Mostly, the show's take on show choir rings true. But a few things aren't quite like they were for this former high school singer.


 

True confession: I was in show choir in high school.

All. Four. Years.

I did jazz hands for class credit. Dressed in a bow tie/cummerbund combo that matched the girls’ outfits, I looked like part of a huge, acne-inflicted, braces-wearing wedding party. And instead of singing any of the day’s popular hits (Duran Duran, the Cars, Madonna), we crooned painfully out-of-date renditions of “Fever” and “Get Me To The Church On Time” because they appealed to our core audiences of retirement home residents, our parents and company Christmas parties that couldn’t afford better entertainment.

And I had a blast.

This was a class where I got to dance with girls. People paid money to see us perform. And even the most delinquent of our juvenile singers earned B grades.

So I’m digging the new Fox television show “Glee,” about a teacher who rejuvenates his career and life when he sponsors a high school glee club. The socially awkward wannabe American Idols and Broadway stars populating high school halls are the heroes of the story.

And it’s about time. Show choir has an image problem. Instead of being seen as an incubator for tomorrow’s vocal music talent, it’s usually portrayed as a refuge for non-athletes, the geeky and weird or (worst of all) ridiculously earnest kids whose only talent is butchering harmonies.

Sure, my high school show choir had its moments of cacophony (and things aren’t always smooth on “Glee”). But you know what? I think more people remember high school like “Glee” than like “Friday Night Lights.” Not everyone was an athlete or a cheerleader. Not everyone was cool or popular. And not everyone knows by age 16 that music is an amazing creative and emotional outlet that you can enjoy for the rest of your life, long after your knees give out.

So I’m all for “Glee,” created by “Nip/Tuck’s” Ryan Murphy (no relation). The music is tight, the writing is quirky, and it’s a kick to see the music kids getting their own show.

Mostly, Ryan Murphy’s take is similar to what I remember during my Reagan-era stint in show choir. But a few things about “Glee” aren’t quite like I recall. Let’s take a look from an insider’s perspective.

RYAN MURPHY’S “GLEE”

1. Football star secretly wants to sing, upsets status quo by doing both.

2. Cheerleaders audition in secret attempt to destroy suddenly relevant glee club.

3. Only losers, geeks and the deluded join glee club.

4. Kids sing recent hits by current artists (Kanye West, Amy Winehouse) alongside 20-year-old songs (Journey’s “Don’t Stop Believing”) they might know only if their parents know how to work an iPod (One character asks, “What’s a ‘Luftballoon?’”).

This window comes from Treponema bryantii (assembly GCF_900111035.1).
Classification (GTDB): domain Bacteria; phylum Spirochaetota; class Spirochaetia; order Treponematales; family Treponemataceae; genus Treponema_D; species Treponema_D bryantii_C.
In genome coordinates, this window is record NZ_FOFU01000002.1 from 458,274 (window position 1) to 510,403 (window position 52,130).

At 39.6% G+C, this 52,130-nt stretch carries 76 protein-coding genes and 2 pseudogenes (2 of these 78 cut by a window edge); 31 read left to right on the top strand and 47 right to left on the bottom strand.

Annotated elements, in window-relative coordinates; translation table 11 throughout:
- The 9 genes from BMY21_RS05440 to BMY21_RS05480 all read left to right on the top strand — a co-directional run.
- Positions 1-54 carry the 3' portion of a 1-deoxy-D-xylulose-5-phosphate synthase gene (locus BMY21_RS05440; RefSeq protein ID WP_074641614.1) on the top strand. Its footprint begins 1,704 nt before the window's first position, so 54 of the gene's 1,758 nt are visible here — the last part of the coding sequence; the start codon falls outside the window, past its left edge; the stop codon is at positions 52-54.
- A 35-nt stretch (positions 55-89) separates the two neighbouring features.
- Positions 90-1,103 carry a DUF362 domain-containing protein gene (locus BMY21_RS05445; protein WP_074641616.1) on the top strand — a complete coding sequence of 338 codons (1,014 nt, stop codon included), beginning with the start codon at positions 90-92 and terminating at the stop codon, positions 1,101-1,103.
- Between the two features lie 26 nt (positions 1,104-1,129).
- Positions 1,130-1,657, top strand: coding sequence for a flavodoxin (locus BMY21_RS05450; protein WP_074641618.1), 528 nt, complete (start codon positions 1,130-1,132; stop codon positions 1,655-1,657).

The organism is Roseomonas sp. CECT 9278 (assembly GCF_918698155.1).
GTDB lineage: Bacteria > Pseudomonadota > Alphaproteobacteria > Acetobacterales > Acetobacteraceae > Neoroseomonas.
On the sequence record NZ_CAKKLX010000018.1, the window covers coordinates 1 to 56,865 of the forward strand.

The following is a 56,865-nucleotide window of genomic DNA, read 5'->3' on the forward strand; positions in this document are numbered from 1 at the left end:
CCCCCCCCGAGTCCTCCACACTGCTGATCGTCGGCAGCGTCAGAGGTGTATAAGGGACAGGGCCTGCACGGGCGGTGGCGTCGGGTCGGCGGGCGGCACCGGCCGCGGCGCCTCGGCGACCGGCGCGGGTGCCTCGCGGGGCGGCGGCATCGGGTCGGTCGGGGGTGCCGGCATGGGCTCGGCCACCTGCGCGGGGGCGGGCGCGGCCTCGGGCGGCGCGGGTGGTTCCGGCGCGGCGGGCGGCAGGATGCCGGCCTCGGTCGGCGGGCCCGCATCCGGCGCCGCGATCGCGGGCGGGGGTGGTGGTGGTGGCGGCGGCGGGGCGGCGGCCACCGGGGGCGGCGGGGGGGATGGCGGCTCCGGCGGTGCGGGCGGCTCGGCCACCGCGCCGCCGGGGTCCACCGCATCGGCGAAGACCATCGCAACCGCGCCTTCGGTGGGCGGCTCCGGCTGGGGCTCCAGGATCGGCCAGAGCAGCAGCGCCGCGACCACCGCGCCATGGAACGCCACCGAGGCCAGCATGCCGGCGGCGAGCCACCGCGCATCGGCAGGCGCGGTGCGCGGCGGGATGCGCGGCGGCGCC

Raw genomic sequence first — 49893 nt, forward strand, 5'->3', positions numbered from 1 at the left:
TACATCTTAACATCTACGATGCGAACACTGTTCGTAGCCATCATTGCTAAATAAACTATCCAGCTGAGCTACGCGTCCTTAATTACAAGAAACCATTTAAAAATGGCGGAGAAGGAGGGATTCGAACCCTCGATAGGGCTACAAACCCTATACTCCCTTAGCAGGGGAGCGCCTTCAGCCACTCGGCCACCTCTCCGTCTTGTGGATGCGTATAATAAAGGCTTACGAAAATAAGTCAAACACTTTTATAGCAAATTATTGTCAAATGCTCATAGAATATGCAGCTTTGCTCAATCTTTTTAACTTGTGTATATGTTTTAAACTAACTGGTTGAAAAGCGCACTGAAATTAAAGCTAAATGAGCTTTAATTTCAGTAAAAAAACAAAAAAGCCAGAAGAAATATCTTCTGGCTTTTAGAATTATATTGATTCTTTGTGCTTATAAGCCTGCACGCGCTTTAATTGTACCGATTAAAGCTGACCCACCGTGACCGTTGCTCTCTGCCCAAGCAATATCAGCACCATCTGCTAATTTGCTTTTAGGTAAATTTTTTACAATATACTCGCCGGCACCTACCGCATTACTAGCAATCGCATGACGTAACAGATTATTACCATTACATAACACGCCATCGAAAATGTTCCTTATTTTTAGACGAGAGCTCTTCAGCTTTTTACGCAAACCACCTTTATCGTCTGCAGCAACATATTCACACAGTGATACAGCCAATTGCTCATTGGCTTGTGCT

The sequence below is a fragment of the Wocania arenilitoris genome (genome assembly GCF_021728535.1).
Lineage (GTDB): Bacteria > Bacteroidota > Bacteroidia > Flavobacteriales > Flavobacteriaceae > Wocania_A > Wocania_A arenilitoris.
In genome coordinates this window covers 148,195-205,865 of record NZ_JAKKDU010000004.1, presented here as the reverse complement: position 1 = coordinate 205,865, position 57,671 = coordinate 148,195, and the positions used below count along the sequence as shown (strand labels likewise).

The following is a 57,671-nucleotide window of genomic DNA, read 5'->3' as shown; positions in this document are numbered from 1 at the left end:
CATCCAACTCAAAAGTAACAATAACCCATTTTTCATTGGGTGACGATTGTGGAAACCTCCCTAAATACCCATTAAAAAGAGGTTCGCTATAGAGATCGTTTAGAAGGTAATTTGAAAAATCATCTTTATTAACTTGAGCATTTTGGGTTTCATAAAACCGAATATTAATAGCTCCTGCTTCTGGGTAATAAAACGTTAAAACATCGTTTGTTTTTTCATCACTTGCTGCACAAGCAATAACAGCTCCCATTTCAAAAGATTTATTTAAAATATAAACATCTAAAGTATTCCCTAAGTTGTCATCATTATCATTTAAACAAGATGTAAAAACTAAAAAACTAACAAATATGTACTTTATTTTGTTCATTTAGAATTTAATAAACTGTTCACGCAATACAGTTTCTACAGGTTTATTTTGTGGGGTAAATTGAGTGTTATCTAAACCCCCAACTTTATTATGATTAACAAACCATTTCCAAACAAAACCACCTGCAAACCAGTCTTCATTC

5. Egos roar when girl with great voice balks at singing harmony or backup vocals. “I’m Beyonce, not Kelly Rowland!”

6. Cheerleading coach, accustomed to being the star of the school (her squad was on Fox Sports Net!), viciously schemes to destroy glee club because the club’s startup money came from her ridiculously generous budget.

7. Glee club teacher puts in crazy hours after work for this extracurricular activity.

8. A character exclaims: “There is nothing ironic about show choir!”

9. As long as glee club doesn’t cost the school any money or cause him any stress, the principal secretly enjoys seeing the cheerleading coach taken down a notch.

BRIEN MURPHY’S MEMORY

1. After complaining for two years that his football teammates teased him for being in show choir, our best baritone quit.

2. Cheerleaders — who knew something about dance — choreographed many of our tunes.

3. Homecoming queen my sophomore year? Show choir member. Homecoming king my senior year? Show choir member. Boo-yah.

4. Lacking a major TV network’s financial resources to pay royalties on current songs, we sang pre-1960 musical theater tunes, 1950s pop hits (“Come Go with Me”), and zillions of songs arranged or written by Kirby Shaw, who was always featured on the cover of the sheet music in a maroon-tinted photo wearing a shirt that appeared to have been fashioned from a checkered tablecloth. We would have preferred to sing “Don’t Stop Believing.”

5. I wanted to be Daryl Hall. I was barely John Oates.

6. Not once did a faculty member belittle us for singing. But every story needs a villain.

7. Show choir teacher had us in class an hour a day, but she still put in crazy hours after work.

8. True story: My brother’s dog’s Facebook page (you heard me right) recently dripped with irony with this status update: “Show choir made me the man I am today.”

9. Our principal attended many school events. But I only recall seeing vice principals at show choir concerts. Hmm ...

The State Journal-Register